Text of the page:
Posted on April 11, 2017
On this date in 1968, President Lyndon B. Johnson signed the Fair Housing Act into law.
This followed years of effort and protests and demands by those who faced discrimination, especially by black Americans.
It's sad, but true: historically, people have needed the force of law to make society a bit fairer - not quite completely fair, yet, not completely just, but more fair and just than before civil rights bills were passed.
Today's historical anniversary was a bill designed to stop (or at least lessen) discrimination in housing. It made it a federal crime to, by force or threat of force, injure, intimidate, or interfere with anyone's equal housing opportunities on the basis of race, color, religion, or national origin.
Since 1968, housing discrimination on the basis of sex is also not allowed, and people with disabilities and families with children are also protected by subsequent additions.
Here are some forms of discrimination that are outlawed:
|This is the kind of thing the Fair Housing Act|
You cannot do shenanigans like jacking up the price for people of color, or favoring white folks with better terms.
You cannot indicate in an ad that you prefer a renters or buyers of a particular race (etc.).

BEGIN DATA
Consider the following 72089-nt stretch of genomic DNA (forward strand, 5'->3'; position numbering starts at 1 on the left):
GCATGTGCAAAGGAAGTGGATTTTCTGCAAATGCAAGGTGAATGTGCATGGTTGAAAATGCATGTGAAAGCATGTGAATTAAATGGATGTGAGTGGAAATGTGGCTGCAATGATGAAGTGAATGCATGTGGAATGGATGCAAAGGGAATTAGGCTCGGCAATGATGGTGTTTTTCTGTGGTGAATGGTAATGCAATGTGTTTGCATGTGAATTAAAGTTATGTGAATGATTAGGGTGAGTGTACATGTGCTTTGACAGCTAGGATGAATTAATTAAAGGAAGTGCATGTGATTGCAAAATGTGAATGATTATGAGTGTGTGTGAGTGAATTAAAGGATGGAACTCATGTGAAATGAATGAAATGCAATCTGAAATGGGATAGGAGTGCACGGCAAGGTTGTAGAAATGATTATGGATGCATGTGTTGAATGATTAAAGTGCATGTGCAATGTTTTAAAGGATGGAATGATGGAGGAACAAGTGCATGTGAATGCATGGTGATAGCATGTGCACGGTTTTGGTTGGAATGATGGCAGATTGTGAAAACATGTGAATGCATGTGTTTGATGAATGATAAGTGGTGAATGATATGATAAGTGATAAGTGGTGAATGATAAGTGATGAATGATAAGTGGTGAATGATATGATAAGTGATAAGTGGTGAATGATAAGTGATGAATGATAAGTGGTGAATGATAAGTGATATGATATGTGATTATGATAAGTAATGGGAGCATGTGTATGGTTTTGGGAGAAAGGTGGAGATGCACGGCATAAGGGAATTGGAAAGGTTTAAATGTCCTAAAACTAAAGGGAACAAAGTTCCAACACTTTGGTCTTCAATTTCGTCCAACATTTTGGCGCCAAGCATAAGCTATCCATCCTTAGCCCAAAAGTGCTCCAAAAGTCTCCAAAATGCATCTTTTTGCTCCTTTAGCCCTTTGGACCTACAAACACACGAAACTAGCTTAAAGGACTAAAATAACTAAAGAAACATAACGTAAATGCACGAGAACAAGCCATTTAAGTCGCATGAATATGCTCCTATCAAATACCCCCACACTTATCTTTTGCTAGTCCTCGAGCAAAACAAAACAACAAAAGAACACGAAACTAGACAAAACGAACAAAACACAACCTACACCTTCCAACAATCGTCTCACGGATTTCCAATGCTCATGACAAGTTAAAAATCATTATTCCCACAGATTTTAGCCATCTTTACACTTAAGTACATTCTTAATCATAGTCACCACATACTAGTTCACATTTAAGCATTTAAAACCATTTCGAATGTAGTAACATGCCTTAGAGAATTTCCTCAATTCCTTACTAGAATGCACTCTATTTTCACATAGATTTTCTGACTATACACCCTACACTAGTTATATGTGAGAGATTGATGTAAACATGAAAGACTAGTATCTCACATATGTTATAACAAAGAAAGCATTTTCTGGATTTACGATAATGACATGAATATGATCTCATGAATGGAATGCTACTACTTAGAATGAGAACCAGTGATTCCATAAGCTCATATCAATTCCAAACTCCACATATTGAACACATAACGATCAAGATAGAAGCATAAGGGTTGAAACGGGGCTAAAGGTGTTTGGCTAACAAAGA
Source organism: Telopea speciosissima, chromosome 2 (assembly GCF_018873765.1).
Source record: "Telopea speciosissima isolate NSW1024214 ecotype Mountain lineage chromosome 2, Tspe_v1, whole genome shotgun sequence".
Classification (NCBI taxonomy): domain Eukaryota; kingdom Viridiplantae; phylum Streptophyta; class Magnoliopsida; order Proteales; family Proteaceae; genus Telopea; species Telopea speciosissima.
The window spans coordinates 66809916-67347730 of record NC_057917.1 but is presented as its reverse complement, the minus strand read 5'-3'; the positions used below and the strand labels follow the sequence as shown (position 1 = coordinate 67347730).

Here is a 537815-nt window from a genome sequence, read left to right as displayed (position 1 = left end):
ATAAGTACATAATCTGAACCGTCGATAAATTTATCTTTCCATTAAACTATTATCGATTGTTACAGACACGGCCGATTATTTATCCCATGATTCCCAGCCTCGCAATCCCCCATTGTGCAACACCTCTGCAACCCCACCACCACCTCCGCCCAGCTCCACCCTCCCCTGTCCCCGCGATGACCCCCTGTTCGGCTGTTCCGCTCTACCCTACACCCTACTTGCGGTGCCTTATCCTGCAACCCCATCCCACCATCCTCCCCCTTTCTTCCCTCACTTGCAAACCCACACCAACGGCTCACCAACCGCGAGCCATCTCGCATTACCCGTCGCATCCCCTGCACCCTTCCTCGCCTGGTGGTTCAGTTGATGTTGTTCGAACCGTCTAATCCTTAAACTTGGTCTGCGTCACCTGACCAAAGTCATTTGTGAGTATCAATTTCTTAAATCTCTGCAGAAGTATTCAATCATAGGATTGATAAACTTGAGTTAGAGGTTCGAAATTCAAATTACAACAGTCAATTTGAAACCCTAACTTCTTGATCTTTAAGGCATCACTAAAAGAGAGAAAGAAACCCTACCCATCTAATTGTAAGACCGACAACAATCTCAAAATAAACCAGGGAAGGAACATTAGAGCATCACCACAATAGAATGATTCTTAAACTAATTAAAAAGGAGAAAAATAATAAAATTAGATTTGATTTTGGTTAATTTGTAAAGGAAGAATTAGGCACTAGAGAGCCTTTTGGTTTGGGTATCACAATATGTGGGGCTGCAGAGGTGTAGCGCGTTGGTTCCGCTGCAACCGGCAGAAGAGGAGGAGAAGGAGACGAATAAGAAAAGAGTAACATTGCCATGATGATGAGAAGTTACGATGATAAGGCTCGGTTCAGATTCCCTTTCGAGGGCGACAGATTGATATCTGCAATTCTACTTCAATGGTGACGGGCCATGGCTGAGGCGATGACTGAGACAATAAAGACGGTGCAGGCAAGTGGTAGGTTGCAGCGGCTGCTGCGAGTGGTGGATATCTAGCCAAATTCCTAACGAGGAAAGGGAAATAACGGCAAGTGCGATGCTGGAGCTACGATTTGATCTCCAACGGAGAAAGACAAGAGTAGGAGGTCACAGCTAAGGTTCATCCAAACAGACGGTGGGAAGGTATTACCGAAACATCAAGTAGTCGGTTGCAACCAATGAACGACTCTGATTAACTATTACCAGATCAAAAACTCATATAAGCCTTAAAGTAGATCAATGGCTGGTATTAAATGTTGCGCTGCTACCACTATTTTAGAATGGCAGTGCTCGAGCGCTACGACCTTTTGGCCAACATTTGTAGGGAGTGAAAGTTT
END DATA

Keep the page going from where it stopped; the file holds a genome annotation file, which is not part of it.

You cannot intimidate potential buyers or renters, so that they will back out of the deal, on the basis of race (etc.).
If people feel that they are facing discrimination, they are encouraged to seek help in fixing the situation, either by complaining to the federal government or by starting a lawsuit.
Of course, there are all sorts of subtle ways in which discrimination still happens, including realtors only giving people of color information on houses and apartments in particular areas or casually steering them only to particular areas. We need more education in social justice, and we need strong enforcement of laws like the Fair Housing Act.
Here is an article with pretty clear writing about 10 important aspects of fair housing. This article doesn't discuss all the complexities of housing discrimination, of course, but it is a basic overview.
Also on this date: